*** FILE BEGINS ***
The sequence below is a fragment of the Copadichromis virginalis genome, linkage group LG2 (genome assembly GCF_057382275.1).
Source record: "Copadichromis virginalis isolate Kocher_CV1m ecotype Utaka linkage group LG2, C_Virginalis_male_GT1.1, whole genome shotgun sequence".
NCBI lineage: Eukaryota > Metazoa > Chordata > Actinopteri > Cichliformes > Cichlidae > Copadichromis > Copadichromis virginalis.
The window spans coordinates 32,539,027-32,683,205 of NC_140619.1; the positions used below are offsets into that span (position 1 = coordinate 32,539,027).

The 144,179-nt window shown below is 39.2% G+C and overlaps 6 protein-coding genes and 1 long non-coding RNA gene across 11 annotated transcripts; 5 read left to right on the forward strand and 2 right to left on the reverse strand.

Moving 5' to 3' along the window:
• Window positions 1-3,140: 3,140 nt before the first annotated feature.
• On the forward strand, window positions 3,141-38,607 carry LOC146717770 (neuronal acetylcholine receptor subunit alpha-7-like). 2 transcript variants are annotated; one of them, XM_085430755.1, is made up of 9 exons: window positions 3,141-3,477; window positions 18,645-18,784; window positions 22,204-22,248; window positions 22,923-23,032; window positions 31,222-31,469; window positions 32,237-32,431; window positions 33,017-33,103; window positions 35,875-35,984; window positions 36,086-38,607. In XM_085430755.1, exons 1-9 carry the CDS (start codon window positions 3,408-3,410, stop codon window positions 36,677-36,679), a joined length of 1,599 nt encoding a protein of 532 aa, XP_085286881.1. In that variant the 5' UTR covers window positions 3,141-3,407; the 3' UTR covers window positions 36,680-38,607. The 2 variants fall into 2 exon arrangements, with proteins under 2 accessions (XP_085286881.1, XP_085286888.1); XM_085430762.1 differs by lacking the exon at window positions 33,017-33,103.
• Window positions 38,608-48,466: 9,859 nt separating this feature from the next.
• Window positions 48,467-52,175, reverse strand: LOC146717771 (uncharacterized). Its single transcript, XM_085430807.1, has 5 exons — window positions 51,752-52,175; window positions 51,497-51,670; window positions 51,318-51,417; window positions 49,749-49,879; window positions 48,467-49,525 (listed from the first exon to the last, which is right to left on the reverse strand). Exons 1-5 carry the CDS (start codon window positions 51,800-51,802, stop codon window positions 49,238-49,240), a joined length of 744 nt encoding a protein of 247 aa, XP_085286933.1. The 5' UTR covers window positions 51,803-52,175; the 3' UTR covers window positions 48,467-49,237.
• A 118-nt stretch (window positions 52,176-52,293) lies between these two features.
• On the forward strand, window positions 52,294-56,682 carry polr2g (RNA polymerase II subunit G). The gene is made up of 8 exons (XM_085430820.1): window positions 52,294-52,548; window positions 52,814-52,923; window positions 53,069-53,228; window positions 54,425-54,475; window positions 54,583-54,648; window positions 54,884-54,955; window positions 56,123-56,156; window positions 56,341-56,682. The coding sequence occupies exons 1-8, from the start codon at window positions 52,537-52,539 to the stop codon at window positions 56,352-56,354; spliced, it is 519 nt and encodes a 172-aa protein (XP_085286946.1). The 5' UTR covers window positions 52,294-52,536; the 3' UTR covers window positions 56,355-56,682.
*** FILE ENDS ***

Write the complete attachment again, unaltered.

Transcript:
The sequence below is a fragment of the Copadichromis virginalis genome, linkage group LG2 (genome assembly GCF_057382275.1).
Source record: "Copadichromis virginalis isolate Kocher_CV1m ecotype Utaka linkage group LG2, C_Virginalis_male_GT1.1, whole genome shotgun sequence".
NCBI lineage: Eukaryota > Metazoa > Chordata > Actinopteri > Cichliformes > Cichlidae > Copadichromis > Copadichromis virginalis.
The window spans coordinates 32,539,027-32,683,205 of NC_140619.1; the positions used below are offsets into that span (position 1 = coordinate 32,539,027).

The 144,179-nt window shown below is 39.2% G+C and overlaps 6 protein-coding genes and 1 long non-coding RNA gene across 11 annotated transcripts; 5 read left to right on the forward strand and 2 right to left on the reverse strand.

Moving 5' to 3' along the window:
• Window positions 1-3,140: 3,140 nt before the first annotated feature.
• On the forward strand, window positions 3,141-38,607 carry LOC146717770 (neuronal acetylcholine receptor subunit alpha-7-like). 2 transcript variants are annotated; one of them, XM_085430755.1, is made up of 9 exons: window positions 3,141-3,477; window positions 18,645-18,784; window positions 22,204-22,248; window positions 22,923-23,032; window positions 31,222-31,469; window positions 32,237-32,431; window positions 33,017-33,103; window positions 35,875-35,984; window positions 36,086-38,607. In XM_085430755.1, exons 1-9 carry the CDS (start codon window positions 3,408-3,410, stop codon window positions 36,677-36,679), a joined length of 1,599 nt encoding a protein of 532 aa, XP_085286881.1. In that variant the 5' UTR covers window positions 3,141-3,407; the 3' UTR covers window positions 36,680-38,607. The 2 variants fall into 2 exon arrangements, with proteins under 2 accessions (XP_085286881.1, XP_085286888.1); XM_085430762.1 differs by lacking the exon at window positions 33,017-33,103.
• Window positions 38,608-48,466: 9,859 nt separating this feature from the next.
• Window positions 48,467-52,175, reverse strand: LOC146717771 (uncharacterized). Its single transcript, XM_085430807.1, has 5 exons — window positions 51,752-52,175; window positions 51,497-51,670; window positions 51,318-51,417; window positions 49,749-49,879; window positions 48,467-49,525 (listed from the first exon to the last, which is right to left on the reverse strand). Exons 1-5 carry the CDS (start codon window positions 51,800-51,802, stop codon window positions 49,238-49,240), a joined length of 744 nt encoding a protein of 247 aa, XP_085286933.1. The 5' UTR covers window positions 51,803-52,175; the 3' UTR covers window positions 48,467-49,237.
• A 118-nt stretch (window positions 52,176-52,293) lies between these two features.
• On the forward strand, window positions 52,294-56,682 carry polr2g (RNA polymerase II subunit G). The gene is made up of 8 exons (XM_085430820.1): window positions 52,294-52,548; window positions 52,814-52,923; window positions 53,069-53,228; window positions 54,425-54,475; window positions 54,583-54,648; window positions 54,884-54,955; window positions 56,123-56,156; window positions 56,341-56,682. The coding sequence occupies exons 1-8, from the start codon at window positions 52,537-52,539 to the stop codon at window positions 56,352-56,354; spliced, it is 519 nt and encodes a 172-aa protein (XP_085286946.1). The 5' UTR covers window positions 52,294-52,536; the 3' UTR covers window positions 56,355-56,682.